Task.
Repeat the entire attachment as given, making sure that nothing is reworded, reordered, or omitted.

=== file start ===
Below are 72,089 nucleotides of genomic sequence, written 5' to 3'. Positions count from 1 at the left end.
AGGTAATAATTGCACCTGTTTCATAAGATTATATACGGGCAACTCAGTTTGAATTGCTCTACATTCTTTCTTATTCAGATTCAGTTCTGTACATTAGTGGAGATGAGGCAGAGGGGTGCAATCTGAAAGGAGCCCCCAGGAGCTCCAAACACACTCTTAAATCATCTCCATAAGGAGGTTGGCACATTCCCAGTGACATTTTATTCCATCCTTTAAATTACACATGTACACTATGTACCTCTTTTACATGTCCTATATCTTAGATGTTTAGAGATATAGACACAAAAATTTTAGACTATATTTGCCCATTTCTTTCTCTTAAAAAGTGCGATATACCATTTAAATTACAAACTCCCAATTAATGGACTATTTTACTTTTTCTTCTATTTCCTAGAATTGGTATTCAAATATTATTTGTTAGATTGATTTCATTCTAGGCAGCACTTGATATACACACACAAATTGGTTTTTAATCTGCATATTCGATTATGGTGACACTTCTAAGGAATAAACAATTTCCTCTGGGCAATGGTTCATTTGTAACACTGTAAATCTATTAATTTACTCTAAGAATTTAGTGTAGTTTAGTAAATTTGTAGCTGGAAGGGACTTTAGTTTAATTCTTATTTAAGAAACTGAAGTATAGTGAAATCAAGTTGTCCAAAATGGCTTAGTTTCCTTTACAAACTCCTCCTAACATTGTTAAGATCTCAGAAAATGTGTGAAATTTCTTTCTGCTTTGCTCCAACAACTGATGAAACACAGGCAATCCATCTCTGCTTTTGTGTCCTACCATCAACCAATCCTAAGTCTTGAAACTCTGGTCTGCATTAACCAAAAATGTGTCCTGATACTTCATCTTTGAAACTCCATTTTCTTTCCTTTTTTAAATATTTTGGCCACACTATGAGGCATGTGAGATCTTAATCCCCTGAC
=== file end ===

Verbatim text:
Below are 72,089 nucleotides of genomic sequence, written 5' to 3'. Positions count from 1 at the left end.
AGGTAATAATTGCACCTGTTTCATAAGATTATATACGGGCAACTCAGTTTGAATTGCTCTACATTCTTTCTTATTCAGATTCAGTTCTGTACATTAGTGGAGATGAGGCAGAGGGGTGCAATCTGAAAGGAGCCCCCAGGAGCTCCAAACACACTCTTAAATCATCTCCATAAGGAGGTTGGCACATTCCCAGTGACATTTTATTCCATCCTTTAAATTACACATGTACACTATGTACCTCTTTTACATGTCCTATATCTTAGATGTTTAGAGATATAGACACAAAAATTTTAGACTATATTTGCCCATTTCTTTCTCTTAAAAAGTGCGATATACCATTTAAATTACAAACTCCCAATTAATGGACTATTTTACTTTTTCTTCTATTTCCTAGAATTGGTATTCAAATATTATTTGTTAGATTGATTTCATTCTAGGCAGCACTTGATATACACACACAAATTGGTTTTTAATCTGCATATTCGATTATGGTGACACTTCTAAGGAATAAACAATTTCCTCTGGGCAATGGTTCATTTGTAACACTGTAAATCTATTAATTTACTCTAAGAATTTAGTGTAGTTTAGTAAATTTGTAGCTGGAAGGGACTTTAGTTTAATTCTTATTTAAGAAACTGAAGTATAGTGAAATCAAGTTGTCCAAAATGGCTTAGTTTCCTTTACAAACTCCTCCTAACATTGTTAAGATCTCAGAAAATGTGTGAAATTTCTTTCTGCTTTGCTCCAACAACTGATGAAACACAGGCAATCCATCTCTGCTTTTGTGTCCTACCATCAACCAATCCTAAGTCTTGAAACTCTGGTCTGCATTAACCAAAAATGTGTCCTGATACTTCATCTTTGAAACTCCATTTTCTTTCCTTTTTTAAATATTTTGGCCACACTATGAGGCATGTGAGATCTTAATCCCCTGAC